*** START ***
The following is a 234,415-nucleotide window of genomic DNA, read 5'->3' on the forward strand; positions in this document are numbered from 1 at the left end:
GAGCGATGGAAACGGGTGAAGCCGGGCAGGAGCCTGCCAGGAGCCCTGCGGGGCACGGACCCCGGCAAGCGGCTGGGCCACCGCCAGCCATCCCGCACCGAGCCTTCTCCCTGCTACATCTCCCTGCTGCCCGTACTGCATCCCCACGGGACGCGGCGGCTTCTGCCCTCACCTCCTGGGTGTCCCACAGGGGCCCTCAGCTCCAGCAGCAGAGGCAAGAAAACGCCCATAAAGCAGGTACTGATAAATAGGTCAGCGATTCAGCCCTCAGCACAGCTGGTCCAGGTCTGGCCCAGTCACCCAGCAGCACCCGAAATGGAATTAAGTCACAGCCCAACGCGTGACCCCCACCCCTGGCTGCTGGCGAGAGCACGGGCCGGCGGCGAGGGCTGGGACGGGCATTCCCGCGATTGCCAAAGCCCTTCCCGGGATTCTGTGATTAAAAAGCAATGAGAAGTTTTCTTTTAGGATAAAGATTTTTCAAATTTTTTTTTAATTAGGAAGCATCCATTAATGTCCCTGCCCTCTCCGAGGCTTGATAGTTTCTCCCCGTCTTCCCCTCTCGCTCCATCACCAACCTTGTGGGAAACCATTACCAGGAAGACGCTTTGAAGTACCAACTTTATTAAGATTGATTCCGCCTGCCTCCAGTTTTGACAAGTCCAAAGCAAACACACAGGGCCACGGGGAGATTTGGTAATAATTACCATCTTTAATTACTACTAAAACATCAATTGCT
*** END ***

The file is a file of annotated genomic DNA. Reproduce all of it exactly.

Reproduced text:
The following is a 234,415-nucleotide window of genomic DNA, read 5'->3' on the forward strand; positions in this document are numbered from 1 at the left end:
GAGCGATGGAAACGGGTGAAGCCGGGCAGGAGCCTGCCAGGAGCCCTGCGGGGCACGGACCCCGGCAAGCGGCTGGGCCACCGCCAGCCATCCCGCACCGAGCCTTCTCCCTGCTACATCTCCCTGCTGCCCGTACTGCATCCCCACGGGACGCGGCGGCTTCTGCCCTCACCTCCTGGGTGTCCCACAGGGGCCCTCAGCTCCAGCAGCAGAGGCAAGAAAACGCCCATAAAGCAGGTACTGATAAATAGGTCAGCGATTCAGCCCTCAGCACAGCTGGTCCAGGTCTGGCCCAGTCACCCAGCAGCACCCGAAATGGAATTAAGTCACAGCCCAACGCGTGACCCCCACCCCTGGCTGCTGGCGAGAGCACGGGCCGGCGGCGAGGGCTGGGACGGGCATTCCCGCGATTGCCAAAGCCCTTCCCGGGATTCTGTGATTAAAAAGCAATGAGAAGTTTTCTTTTAGGATAAAGATTTTTCAAATTTTTTTTTAATTAGGAAGCATCCATTAATGTCCCTGCCCTCTCCGAGGCTTGATAGTTTCTCCCCGTCTTCCCCTCTCGCTCCATCACCAACCTTGTGGGAAACCATTACCAGGAAGACGCTTTGAAGTACCAACTTTATTAAGATTGATTCCGCCTGCCTCCAGTTTTGACAAGTCCAAAGCAAACACACAGGGCCACGGGGAGATTTGGTAATAATTACCATCTTTAATTACTACTAAAACATCAATTGCT